The Partition of India in 1947 meant a redrawing of the map that created new borders and borderlands and resulted in massive population migration across the borders of the newly independent nation states of India and Pakistan. The lecture will address why, for example, the partition’s aftermath in Bengal is significantly different to the sudden cataclysmic division in Punjab through issues of identity and exile that played out in diverse ways on the west and eastern sides of India. Through close readings of two stories, one by Sadat Hasan Manto, (Toba Tek Singh, Urdu) and another by Sunanda Bhattacharya (Border Stories, Bangla), the talk will highlight some of the historical differences of the two partitions as well as try to infer the narrative strategies the writers employ to draw out an affective response to the unbearable human tragedy of being a refugee.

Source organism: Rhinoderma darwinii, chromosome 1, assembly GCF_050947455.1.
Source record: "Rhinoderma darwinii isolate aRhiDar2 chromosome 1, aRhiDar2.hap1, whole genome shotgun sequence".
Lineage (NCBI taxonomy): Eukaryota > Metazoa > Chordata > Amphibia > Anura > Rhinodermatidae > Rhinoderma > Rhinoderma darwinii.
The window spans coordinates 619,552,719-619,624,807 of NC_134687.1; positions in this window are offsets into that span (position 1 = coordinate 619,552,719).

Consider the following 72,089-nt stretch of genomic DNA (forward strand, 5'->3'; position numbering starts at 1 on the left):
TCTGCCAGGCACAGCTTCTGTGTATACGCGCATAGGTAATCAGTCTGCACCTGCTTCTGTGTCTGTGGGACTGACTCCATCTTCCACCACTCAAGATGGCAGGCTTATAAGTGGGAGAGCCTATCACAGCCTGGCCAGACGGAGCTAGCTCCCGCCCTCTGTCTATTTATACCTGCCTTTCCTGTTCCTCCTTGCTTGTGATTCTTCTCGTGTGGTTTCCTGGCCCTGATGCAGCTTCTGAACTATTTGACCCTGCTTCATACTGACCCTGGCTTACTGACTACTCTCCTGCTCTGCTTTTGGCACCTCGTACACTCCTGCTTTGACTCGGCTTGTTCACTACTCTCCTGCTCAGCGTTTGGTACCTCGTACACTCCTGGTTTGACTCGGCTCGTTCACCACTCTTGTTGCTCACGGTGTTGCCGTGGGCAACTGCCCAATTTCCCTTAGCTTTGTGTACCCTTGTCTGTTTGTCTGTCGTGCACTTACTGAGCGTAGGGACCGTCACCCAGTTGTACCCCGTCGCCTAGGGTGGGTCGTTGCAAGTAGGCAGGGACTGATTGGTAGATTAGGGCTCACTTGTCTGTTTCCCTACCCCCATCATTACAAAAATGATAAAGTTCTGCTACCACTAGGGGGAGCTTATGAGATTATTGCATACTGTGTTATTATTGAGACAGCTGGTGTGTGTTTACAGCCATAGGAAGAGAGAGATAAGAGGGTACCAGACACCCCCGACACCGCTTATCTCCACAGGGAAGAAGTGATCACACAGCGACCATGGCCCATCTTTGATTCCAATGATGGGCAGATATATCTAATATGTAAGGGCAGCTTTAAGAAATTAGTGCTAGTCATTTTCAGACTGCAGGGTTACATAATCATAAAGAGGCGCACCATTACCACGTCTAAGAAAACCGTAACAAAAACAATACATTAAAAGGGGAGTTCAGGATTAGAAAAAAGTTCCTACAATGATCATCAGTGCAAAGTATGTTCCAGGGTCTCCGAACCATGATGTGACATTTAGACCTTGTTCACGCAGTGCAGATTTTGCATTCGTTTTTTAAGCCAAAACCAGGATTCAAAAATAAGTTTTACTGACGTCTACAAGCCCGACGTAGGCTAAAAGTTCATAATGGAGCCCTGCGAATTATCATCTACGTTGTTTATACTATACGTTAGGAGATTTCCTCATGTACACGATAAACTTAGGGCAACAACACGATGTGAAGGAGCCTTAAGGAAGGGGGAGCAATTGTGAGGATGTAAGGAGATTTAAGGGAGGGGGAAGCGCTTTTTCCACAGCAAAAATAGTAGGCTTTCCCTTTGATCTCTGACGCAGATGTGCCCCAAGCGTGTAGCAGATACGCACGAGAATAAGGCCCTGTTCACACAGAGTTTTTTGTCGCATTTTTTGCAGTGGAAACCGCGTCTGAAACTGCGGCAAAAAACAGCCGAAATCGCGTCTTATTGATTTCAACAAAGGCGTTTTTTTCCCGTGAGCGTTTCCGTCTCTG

Debjani Sengupta is the author of The Partition of Bengal: Fragile Borders and New Identities, (CUP, 2016). She has edited a volume of stories, Mapmaking: Partition Stories From Two Bengals (2004 rpt. 2011) and has co-edited another volume, Looking Back: The 1947 Partition of India 70 Years On (Orient Blackswan, 2017). She translates from Bengali and her translation of a contemporary Bangla novel The Roundel Moons won the second prize for translation in the Delhi World Book Fair (2011). Her translations have been anthologized in the Oxford Anthology of Bengali Literature (OUP, vol. 2) and in The Essential Tagore (Harvard University Press). Debjani Sengupta completed her doctoral work on the Literatures of the Bengal Partition from the Center for Historical Studies, Jawaharlal Nehru University, New Delhi. She is an Associate Professor of English at Indraprastha College for Women, University of Delhi.